United States v. Vayner 2014
2014 was a landmark year in establishing the admissibility and stance of screenshots and printouts of social media in litigation, with one of the more notable examples of this being the evaluation of a printout from the Russian equivalent of Facebook (VK.com) in United States v. Vayner.
Social Media Printout as Evidence
In this instance, the Second Circuit Court overruled the defendant’s conviction “on a single charge of transfer of a false identification document”. The Court held that the District Court had initially erred in accepting a mere printout of a social media page as admissible evidence, stating that the “government presented insufficient evidence that the page was what the government claimed it to be – that is, Zhyltsou’s [named Defendant’s] profile page, as opposed to a profile page on the Internet that Zhyltsou did not create or control”.
Although the connection the government attempted to make was between Zhyltsou and the email address used for accessing the social media account in question, it was held that there was no substantial or admissible evidence to account for the printout provided as having been authored by the defendant or in any other way deemed as authentic evidence.
Witness Testimony v. Rule of Authentication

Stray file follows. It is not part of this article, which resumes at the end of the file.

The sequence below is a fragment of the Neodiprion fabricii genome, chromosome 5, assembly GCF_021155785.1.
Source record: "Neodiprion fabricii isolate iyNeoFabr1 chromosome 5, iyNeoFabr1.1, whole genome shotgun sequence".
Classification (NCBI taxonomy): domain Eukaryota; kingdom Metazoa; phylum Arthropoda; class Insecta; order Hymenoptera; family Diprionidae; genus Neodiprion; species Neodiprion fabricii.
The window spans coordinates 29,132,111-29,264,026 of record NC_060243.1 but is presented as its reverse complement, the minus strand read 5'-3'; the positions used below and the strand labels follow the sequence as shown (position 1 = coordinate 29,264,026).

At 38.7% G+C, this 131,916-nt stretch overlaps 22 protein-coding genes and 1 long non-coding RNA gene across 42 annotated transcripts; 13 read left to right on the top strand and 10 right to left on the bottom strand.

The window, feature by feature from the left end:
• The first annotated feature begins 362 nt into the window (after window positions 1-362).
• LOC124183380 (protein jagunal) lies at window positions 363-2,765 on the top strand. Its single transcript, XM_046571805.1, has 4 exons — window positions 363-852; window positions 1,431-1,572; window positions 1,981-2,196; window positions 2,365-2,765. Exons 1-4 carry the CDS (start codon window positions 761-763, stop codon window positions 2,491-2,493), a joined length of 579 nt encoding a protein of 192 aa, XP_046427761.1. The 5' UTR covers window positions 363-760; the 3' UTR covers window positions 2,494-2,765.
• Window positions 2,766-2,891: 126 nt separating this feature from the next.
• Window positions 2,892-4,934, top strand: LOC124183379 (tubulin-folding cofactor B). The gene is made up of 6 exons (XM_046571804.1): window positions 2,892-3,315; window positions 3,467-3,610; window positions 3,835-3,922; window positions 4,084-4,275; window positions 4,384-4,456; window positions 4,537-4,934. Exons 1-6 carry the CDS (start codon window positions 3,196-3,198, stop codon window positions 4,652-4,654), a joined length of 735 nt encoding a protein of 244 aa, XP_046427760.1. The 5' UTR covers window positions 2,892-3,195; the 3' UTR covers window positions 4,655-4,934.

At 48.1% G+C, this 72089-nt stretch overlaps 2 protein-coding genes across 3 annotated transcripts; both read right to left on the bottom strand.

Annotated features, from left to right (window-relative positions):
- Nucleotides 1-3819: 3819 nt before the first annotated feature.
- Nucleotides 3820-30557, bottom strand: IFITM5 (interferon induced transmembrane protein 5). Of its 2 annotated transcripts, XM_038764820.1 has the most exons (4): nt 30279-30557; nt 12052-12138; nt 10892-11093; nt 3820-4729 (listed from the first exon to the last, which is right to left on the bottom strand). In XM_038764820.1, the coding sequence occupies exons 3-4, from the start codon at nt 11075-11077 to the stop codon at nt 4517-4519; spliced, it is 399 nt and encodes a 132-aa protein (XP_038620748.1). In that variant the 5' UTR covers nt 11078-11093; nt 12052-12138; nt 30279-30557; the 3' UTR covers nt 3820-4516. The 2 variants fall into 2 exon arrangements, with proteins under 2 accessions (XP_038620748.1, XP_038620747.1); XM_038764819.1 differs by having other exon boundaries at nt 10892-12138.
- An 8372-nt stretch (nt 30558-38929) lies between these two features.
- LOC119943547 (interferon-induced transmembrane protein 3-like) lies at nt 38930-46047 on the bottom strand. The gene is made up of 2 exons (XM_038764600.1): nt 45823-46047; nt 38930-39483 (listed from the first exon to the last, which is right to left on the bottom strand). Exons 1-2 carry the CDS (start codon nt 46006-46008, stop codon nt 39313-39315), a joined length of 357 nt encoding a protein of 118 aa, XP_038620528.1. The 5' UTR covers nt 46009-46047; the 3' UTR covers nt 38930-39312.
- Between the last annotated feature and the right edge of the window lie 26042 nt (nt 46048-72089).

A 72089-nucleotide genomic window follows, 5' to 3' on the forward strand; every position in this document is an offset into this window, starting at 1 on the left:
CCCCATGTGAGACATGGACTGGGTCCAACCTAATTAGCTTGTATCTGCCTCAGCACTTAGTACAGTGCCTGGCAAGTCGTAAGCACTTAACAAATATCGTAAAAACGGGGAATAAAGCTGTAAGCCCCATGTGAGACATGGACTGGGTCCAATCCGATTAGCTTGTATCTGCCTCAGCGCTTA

Although the leading detective in this case provided a testimony in support of the images and name on the social media account matching the Defendant’s identity, this was deemed not to be satisfactory circumstantial evidence in favour of authenticating the document.
Rule 901, Federal Rules of Evidence require that there be some basis beyond a witness testimony on which a reasonable juror could conclude that the page in question was not just any Internet page, but in fact the authentic page of whom the Plaintiff claimed it to be. No such showing was made and the evidence should therefore have been excluded.
For social media evidence, “the proponent must produce evidence sufficient to support a finding that the term is what the proponent claims it is”.
The court took this ruling to, once again, provide a definition of Rule 901 authentication standards; a reasonable juror must be in favour of authentication and that this level of authentication is context specific.
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The information and materials on this blog are provided for general and informative purposes only and are not intended to be construed as legal advice. Content on this blog is not intended to substitute the advice of a licensed attorney, as laws are subject to change and vary with time, from jurisdiction to jurisdiction. Content on this blog may be changed without notice and is not guaranteed to be complete, correct or up-to-date.